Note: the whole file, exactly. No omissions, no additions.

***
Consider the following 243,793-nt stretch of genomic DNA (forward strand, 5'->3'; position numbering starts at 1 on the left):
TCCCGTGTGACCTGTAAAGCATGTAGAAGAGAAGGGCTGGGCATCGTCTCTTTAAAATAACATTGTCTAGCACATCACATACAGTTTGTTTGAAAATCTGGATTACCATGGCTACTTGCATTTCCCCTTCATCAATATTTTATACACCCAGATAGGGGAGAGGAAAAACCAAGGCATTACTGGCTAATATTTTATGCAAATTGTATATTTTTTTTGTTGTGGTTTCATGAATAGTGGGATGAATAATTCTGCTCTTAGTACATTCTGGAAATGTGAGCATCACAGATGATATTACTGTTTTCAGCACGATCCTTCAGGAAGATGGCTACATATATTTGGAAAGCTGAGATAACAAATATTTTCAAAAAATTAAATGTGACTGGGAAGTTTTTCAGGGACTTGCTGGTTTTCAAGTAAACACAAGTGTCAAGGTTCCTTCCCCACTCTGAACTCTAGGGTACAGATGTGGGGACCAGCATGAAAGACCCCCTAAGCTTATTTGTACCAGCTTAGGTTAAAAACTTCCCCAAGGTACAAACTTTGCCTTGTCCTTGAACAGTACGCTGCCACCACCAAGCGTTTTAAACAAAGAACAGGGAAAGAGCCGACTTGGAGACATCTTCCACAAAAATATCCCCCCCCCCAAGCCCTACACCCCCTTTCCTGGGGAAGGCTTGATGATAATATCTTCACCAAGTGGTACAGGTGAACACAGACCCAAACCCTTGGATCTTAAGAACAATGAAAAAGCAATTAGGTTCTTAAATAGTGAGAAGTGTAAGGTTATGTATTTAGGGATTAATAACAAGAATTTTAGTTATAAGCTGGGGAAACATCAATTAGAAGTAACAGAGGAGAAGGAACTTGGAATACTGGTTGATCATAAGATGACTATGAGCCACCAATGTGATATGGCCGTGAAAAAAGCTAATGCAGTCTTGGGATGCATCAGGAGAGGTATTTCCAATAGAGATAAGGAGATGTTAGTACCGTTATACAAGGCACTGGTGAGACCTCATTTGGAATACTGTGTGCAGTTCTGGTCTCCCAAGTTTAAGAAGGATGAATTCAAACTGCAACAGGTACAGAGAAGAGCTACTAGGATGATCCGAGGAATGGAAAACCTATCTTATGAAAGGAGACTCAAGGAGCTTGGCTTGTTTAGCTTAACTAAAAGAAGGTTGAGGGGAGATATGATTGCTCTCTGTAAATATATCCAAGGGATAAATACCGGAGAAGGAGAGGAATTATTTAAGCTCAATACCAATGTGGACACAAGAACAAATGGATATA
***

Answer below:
Consider the following 243,793-nt stretch of genomic DNA (forward strand, 5'->3'; position numbering starts at 1 on the left):
TCCCGTGTGACCTGTAAAGCATGTAGAAGAGAAGGGCTGGGCATCGTCTCTTTAAAATAACATTGTCTAGCACATCACATACAGTTTGTTTGAAAATCTGGATTACCATGGCTACTTGCATTTCCCCTTCATCAATATTTTATACACCCAGATAGGGGAGAGGAAAAACCAAGGCATTACTGGCTAATATTTTATGCAAATTGTATATTTTTTTTGTTGTGGTTTCATGAATAGTGGGATGAATAATTCTGCTCTTAGTACATTCTGGAAATGTGAGCATCACAGATGATATTACTGTTTTCAGCACGATCCTTCAGGAAGATGGCTACATATATTTGGAAAGCTGAGATAACAAATATTTTCAAAAAATTAAATGTGACTGGGAAGTTTTTCAGGGACTTGCTGGTTTTCAAGTAAACACAAGTGTCAAGGTTCCTTCCCCACTCTGAACTCTAGGGTACAGATGTGGGGACCAGCATGAAAGACCCCCTAAGCTTATTTGTACCAGCTTAGGTTAAAAACTTCCCCAAGGTACAAACTTTGCCTTGTCCTTGAACAGTACGCTGCCACCACCAAGCGTTTTAAACAAAGAACAGGGAAAGAGCCGACTTGGAGACATCTTCCACAAAAATATCCCCCCCCCCAAGCCCTACACCCCCTTTCCTGGGGAAGGCTTGATGATAATATCTTCACCAAGTGGTACAGGTGAACACAGACCCAAACCCTTGGATCTTAAGAACAATGAAAAAGCAATTAGGTTCTTAAATAGTGAGAAGTGTAAGGTTATGTATTTAGGGATTAATAACAAGAATTTTAGTTATAAGCTGGGGAAACATCAATTAGAAGTAACAGAGGAGAAGGAACTTGGAATACTGGTTGATCATAAGATGACTATGAGCCACCAATGTGATATGGCCGTGAAAAAAGCTAATGCAGTCTTGGGATGCATCAGGAGAGGTATTTCCAATAGAGATAAGGAGATGTTAGTACCGTTATACAAGGCACTGGTGAGACCTCATTTGGAATACTGTGTGCAGTTCTGGTCTCCCAAGTTTAAGAAGGATGAATTCAAACTGCAACAGGTACAGAGAAGAGCTACTAGGATGATCCGAGGAATGGAAAACCTATCTTATGAAAGGAGACTCAAGGAGCTTGGCTTGTTTAGCTTAACTAAAAGAAGGTTGAGGGGAGATATGATTGCTCTCTGTAAATATATCCAAGGGATAAATACCGGAGAAGGAGAGGAATTATTTAAGCTCAATACCAATGTGGACACAAGAACAAATGGATATA